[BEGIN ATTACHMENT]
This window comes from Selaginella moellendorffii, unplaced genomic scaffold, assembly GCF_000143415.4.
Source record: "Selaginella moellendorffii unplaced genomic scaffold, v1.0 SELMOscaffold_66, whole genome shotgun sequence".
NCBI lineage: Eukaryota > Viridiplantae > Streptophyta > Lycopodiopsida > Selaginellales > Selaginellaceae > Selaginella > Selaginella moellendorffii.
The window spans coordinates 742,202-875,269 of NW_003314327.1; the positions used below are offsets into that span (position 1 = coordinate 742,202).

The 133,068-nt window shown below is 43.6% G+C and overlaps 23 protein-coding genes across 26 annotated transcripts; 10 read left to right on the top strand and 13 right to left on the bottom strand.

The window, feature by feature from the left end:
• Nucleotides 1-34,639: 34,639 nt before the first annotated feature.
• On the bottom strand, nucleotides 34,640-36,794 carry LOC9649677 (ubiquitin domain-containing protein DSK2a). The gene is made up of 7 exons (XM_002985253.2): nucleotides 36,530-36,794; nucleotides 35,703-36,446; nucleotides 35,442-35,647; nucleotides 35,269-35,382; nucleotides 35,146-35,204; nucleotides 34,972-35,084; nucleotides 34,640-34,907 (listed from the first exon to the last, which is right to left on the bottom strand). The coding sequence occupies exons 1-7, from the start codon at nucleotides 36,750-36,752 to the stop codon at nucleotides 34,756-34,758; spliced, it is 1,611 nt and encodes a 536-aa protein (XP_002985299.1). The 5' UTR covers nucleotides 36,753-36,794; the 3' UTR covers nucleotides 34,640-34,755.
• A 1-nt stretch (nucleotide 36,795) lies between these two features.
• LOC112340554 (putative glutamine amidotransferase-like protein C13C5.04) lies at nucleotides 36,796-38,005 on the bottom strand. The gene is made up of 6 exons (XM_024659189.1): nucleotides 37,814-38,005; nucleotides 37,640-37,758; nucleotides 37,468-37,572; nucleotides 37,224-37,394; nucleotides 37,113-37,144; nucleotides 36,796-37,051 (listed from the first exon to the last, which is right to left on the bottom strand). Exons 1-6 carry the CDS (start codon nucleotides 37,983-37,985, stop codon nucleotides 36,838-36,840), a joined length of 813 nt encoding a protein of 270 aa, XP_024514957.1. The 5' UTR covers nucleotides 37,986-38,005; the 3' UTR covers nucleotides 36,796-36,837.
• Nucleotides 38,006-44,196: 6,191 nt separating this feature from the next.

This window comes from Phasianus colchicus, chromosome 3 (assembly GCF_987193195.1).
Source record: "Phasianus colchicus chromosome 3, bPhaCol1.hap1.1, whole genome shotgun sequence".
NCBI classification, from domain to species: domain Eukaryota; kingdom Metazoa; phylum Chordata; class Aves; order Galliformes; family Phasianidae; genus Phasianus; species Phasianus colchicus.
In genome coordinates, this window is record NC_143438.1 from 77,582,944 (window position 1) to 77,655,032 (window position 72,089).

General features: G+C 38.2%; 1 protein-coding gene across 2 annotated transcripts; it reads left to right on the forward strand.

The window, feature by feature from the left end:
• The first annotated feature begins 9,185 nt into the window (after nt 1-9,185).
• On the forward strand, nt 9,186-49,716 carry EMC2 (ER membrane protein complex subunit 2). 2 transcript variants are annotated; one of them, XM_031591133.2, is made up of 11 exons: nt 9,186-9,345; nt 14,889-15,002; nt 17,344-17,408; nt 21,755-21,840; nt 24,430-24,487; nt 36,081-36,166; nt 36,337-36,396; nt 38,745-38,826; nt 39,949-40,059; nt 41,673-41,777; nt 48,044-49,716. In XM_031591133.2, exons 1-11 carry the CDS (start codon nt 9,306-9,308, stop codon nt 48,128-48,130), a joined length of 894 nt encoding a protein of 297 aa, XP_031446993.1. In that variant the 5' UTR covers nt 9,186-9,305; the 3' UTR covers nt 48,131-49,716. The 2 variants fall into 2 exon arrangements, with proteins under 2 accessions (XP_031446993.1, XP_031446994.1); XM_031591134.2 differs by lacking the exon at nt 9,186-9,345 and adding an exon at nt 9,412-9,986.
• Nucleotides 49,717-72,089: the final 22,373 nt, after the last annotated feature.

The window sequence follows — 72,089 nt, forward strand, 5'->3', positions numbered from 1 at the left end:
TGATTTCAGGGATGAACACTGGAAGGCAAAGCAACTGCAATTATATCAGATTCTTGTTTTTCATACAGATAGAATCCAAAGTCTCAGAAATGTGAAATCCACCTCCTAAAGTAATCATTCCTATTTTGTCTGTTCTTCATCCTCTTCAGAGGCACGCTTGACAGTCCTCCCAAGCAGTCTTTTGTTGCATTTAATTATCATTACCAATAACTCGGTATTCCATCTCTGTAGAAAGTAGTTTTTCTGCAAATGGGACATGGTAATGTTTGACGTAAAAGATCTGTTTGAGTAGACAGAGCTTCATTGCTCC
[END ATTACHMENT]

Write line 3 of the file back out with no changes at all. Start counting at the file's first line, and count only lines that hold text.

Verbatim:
NCBI lineage: Eukaryota > Viridiplantae > Streptophyta > Lycopodiopsida > Selaginellales > Selaginellaceae > Selaginella > Selaginella moellendorffii.